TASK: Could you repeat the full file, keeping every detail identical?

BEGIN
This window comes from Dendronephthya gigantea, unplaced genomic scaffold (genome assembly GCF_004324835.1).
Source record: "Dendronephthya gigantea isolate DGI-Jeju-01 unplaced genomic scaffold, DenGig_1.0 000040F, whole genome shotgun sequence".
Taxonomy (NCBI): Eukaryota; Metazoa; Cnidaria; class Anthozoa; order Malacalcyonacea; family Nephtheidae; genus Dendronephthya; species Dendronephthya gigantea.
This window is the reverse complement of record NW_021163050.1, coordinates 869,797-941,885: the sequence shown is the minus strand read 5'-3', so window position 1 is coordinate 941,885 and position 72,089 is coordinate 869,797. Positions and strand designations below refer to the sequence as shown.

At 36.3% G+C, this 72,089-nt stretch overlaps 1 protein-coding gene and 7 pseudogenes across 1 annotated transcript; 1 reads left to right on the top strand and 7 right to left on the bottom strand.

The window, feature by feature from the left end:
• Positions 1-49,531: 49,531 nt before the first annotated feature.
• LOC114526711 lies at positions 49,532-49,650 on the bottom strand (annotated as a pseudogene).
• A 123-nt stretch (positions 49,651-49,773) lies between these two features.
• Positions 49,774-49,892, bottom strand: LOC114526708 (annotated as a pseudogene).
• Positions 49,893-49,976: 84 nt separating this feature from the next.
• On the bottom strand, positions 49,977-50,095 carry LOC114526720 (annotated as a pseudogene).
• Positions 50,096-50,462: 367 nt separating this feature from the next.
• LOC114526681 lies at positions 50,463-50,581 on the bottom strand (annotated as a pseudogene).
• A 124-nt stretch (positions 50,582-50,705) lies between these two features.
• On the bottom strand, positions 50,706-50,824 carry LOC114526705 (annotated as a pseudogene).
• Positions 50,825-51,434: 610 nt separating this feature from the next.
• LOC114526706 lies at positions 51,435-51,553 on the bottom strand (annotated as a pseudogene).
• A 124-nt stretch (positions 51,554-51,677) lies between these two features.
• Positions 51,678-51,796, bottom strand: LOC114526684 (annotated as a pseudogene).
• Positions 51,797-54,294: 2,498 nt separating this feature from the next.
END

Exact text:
This window comes from Dendronephthya gigantea, unplaced genomic scaffold (genome assembly GCF_004324835.1).
Source record: "Dendronephthya gigantea isolate DGI-Jeju-01 unplaced genomic scaffold, DenGig_1.0 000040F, whole genome shotgun sequence".
Taxonomy (NCBI): Eukaryota; Metazoa; Cnidaria; class Anthozoa; order Malacalcyonacea; family Nephtheidae; genus Dendronephthya; species Dendronephthya gigantea.
This window is the reverse complement of record NW_021163050.1, coordinates 869,797-941,885: the sequence shown is the minus strand read 5'-3', so window position 1 is coordinate 941,885 and position 72,089 is coordinate 869,797. Positions and strand designations below refer to the sequence as shown.

At 36.3% G+C, this 72,089-nt stretch overlaps 1 protein-coding gene and 7 pseudogenes across 1 annotated transcript; 1 reads left to right on the top strand and 7 right to left on the bottom strand.

The window, feature by feature from the left end:
• Positions 1-49,531: 49,531 nt before the first annotated feature.
• LOC114526711 lies at positions 49,532-49,650 on the bottom strand (annotated as a pseudogene).
• A 123-nt stretch (positions 49,651-49,773) lies between these two features.
• Positions 49,774-49,892, bottom strand: LOC114526708 (annotated as a pseudogene).
• Positions 49,893-49,976: 84 nt separating this feature from the next.
• On the bottom strand, positions 49,977-50,095 carry LOC114526720 (annotated as a pseudogene).
• Positions 50,096-50,462: 367 nt separating this feature from the next.
• LOC114526681 lies at positions 50,463-50,581 on the bottom strand (annotated as a pseudogene).
• A 124-nt stretch (positions 50,582-50,705) lies between these two features.
• On the bottom strand, positions 50,706-50,824 carry LOC114526705 (annotated as a pseudogene).
• Positions 50,825-51,434: 610 nt separating this feature from the next.
• LOC114526706 lies at positions 51,435-51,553 on the bottom strand (annotated as a pseudogene).
• A 124-nt stretch (positions 51,554-51,677) lies between these two features.
• Positions 51,678-51,796, bottom strand: LOC114526684 (annotated as a pseudogene).
• Positions 51,797-54,294: 2,498 nt separating this feature from the next.